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Series Theme: FRAMEWORKS: Psalm 45

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FRAMEWORKS: Psa 45

 

(The objective of these ‘Frameworks' is to provide an easy-to-read layout of the text in order then to use these individual verses for meditation. To focus each verse we have also added a subheading summary as a description of what is happening)

 

FRAMEWORKS: Psalm 45

 

For the director of music. To the tune of “Lilies.” Of the Sons of Korah. A maskil. A wedding song.

 

[Preliminary Comments: Very obviously, from the title, a song composed for a wedding which, as the text shows, is a royal wedding. A song that extols in turn both the king and his bride.]

 

 

Part 1: v.1-9: Focus on the Groom, the King

 

v.1 It is an honourable task to write for the king

v.1  My heart is stirred by a noble theme
    as I recite my verses for the king;
    my tongue is the pen of a skillful writer.

 

v.2 The king, blessed by God, is to be honoured

v.2  You are the most excellent of men
    and your lips have been anointed with grace,
    since God has blessed you forever.

 

v.3-5 He is a warrior who brings justice for his people & triumphs over his enemies

v.3  Gird your sword on your side, you mighty one;
    clothe yourself with splendor and majesty.
v.4  In your majesty ride forth victoriously
    in the cause of truth, humility and justice;
    let your right hand achieve awesome deeds.
v.5  Let your sharp arrows pierce the hearts of the king's enemies;
    let the nations fall beneath your feet.

v.6 This throne is God-appointed to bring justice to the kingdom

v.6  Your throne, O God, will last for ever and ever;
    a scepter of justice will be the scepter of your kingdom.

v.7-9 Because you have a righteous & good heart, God has elevated you

v.7  You love righteousness and hate wickedness;
    therefore God, your God, has set you above your companions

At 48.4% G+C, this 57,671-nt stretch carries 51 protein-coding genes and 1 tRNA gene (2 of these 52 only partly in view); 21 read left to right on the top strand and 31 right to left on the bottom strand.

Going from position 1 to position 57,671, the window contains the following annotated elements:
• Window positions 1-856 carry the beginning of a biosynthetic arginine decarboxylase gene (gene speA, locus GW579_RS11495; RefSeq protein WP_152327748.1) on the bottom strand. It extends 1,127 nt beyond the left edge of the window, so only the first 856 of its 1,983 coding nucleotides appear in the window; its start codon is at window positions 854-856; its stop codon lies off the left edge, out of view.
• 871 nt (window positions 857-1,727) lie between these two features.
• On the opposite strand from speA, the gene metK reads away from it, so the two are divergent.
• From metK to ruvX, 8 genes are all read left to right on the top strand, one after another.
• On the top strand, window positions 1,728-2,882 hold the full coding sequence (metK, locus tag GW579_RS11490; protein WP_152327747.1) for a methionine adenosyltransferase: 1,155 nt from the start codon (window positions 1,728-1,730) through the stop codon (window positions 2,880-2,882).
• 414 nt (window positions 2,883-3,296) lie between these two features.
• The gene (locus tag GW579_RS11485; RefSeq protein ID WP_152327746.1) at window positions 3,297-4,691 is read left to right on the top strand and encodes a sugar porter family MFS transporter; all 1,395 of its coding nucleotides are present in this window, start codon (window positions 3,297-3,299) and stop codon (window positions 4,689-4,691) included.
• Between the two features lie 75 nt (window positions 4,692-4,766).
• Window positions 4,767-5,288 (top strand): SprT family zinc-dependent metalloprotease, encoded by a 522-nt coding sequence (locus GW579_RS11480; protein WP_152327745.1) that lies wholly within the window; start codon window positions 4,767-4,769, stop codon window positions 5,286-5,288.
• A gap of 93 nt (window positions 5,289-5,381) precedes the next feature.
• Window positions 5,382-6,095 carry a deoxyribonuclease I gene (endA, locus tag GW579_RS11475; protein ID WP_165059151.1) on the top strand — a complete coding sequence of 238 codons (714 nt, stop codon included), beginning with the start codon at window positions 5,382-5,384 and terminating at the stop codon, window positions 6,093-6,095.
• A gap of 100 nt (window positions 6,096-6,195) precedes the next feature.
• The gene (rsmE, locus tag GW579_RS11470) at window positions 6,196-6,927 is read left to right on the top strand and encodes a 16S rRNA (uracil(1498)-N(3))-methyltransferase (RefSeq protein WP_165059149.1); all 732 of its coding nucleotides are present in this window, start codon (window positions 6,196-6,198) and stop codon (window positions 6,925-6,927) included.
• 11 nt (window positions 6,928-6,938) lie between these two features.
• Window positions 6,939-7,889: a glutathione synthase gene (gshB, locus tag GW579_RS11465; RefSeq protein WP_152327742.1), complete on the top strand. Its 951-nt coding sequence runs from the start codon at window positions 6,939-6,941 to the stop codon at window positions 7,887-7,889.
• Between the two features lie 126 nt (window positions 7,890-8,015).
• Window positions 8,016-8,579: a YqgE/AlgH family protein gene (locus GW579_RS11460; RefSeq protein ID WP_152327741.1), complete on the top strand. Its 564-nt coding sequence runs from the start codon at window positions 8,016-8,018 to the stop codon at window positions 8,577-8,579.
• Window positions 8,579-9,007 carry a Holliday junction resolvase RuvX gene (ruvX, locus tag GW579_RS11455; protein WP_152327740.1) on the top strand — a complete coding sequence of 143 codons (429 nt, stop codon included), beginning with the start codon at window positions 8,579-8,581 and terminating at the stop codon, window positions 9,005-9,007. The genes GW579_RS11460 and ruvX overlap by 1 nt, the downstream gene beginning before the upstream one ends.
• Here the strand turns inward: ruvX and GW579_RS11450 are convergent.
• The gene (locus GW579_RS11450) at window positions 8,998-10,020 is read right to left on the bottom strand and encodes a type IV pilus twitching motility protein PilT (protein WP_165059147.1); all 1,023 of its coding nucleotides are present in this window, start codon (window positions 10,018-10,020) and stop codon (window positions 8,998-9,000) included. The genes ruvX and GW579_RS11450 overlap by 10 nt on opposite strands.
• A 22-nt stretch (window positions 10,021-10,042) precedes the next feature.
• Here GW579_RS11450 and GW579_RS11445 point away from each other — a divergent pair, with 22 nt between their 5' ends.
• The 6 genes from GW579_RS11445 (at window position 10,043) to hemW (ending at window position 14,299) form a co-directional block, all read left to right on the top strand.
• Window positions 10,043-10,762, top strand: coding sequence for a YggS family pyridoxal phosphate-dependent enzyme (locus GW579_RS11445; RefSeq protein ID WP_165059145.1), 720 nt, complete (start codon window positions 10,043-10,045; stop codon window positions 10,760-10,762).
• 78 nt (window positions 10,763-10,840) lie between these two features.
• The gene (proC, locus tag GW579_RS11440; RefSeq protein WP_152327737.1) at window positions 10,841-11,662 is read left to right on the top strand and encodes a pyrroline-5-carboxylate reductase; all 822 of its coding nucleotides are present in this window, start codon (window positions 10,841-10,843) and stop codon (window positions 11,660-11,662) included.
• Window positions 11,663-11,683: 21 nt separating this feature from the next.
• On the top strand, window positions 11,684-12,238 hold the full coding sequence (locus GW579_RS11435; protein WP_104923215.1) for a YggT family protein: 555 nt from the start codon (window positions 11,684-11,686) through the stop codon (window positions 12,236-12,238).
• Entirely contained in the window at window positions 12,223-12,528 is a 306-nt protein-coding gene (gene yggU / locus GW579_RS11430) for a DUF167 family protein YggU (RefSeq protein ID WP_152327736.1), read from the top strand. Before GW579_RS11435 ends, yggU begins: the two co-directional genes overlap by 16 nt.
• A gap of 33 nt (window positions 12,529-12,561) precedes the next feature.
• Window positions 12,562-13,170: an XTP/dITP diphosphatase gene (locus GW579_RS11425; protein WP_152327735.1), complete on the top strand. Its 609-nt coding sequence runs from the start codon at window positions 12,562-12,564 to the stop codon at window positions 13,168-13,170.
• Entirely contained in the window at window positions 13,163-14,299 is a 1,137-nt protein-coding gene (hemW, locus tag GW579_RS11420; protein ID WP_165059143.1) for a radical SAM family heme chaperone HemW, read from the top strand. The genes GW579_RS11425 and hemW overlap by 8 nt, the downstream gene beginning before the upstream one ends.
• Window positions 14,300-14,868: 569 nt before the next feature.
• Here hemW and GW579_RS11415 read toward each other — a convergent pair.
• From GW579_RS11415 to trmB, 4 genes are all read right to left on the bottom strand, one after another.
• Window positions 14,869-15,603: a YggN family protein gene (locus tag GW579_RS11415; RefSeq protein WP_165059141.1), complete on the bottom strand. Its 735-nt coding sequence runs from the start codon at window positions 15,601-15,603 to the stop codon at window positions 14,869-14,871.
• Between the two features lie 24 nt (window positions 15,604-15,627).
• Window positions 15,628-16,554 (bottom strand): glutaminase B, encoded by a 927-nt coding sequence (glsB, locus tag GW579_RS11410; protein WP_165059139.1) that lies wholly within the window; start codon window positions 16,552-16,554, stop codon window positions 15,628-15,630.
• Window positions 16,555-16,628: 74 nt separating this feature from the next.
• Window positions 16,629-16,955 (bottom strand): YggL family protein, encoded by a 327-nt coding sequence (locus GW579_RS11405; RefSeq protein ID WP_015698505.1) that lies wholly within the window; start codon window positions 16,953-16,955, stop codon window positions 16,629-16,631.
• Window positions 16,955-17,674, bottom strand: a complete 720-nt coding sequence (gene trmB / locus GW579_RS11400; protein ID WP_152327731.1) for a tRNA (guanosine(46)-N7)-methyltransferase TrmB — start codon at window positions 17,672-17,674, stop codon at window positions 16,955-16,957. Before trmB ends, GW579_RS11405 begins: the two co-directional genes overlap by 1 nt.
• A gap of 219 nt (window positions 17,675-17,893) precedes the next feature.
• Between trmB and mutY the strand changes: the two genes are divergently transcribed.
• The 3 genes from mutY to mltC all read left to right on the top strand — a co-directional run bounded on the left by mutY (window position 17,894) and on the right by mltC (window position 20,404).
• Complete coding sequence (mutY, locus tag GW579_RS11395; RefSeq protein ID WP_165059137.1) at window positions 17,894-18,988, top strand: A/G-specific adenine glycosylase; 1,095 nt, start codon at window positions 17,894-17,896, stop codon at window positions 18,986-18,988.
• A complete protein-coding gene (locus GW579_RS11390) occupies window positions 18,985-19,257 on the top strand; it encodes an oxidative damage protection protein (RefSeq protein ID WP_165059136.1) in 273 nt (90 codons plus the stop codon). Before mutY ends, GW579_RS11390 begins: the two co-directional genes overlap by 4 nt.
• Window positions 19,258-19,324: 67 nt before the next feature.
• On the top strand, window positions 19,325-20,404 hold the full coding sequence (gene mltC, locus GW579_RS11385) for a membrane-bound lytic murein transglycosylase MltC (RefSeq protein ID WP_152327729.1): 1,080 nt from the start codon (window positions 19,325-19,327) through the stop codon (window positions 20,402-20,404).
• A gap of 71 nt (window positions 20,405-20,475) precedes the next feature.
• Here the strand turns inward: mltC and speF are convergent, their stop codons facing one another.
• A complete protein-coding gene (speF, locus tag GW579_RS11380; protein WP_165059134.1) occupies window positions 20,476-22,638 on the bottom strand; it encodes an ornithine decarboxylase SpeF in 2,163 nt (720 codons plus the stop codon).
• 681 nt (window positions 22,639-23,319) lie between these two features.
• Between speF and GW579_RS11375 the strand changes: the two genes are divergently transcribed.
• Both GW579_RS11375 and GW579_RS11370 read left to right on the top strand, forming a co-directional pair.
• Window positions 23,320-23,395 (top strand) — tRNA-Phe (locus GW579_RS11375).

by anointing you with the oil of joy
v.8  All your robes are fragrant with myrrh and aloes and cassia;
    from palaces adorned with ivory
    the music of the strings makes you glad.
v.9  Daughters of kings are among your honored women;
    at your right hand is the royal bride in gold of Ophir.

 

Part 2: v.10-17: Focus on the Bride, her beauty & her place in history

 

v.10 Advice to the bride: give yourself to your groom and leave the past

v.10  Listen, daughter, and pay careful attention:
    Forget your people and your father's house.
v.11  Let the king be enthralled by your beauty;
    honor him, for he is your lord.

v.12-15 Even the wealthy of the north will so gift you, your beauty will be enhanced

v.12  The city of Tyre will come with a gift,
    people of wealth will seek your favor.
v.13  All glorious is the princess within her chamber;
    her gown is interwoven with gold.
v.14  In embroidered garments she is led to the king;
    her virgin companions follow her—
    those brought to be with her.
v.15  Led in with joy and gladness,
    they enter the palace of the king.

 

v.16 Your future will be established, your sons exalted with world renown

v.16  Your sons will take the place of your fathers;
    you will make them princes throughout the land.

v.17  I will perpetuate your memory through all generations;
    therefore the nations will praise you for ever and ever.

 

 

[Additional Thoughts: The King is extolled for who he is and (inferred) what he has done. The Queen is extolled for her beauty, her position, and her role in creating future generations of this dynasty. For those who would see in this psalm a ‘type' of Jesus and his church, he is seen as the all-victorious king who brings grace, truth and justice, while his bride is seen for the beauty she has received [Isa 61:10] and the way she has lived [see Rev 19:7,8] and her place in history perpetuating the kingdom through her children. For the concept of the church being Christ's bride, see Mt 9:15, 25:1-, Jn 3:29, Rev 19:7, 21:2,9,17]

    

    

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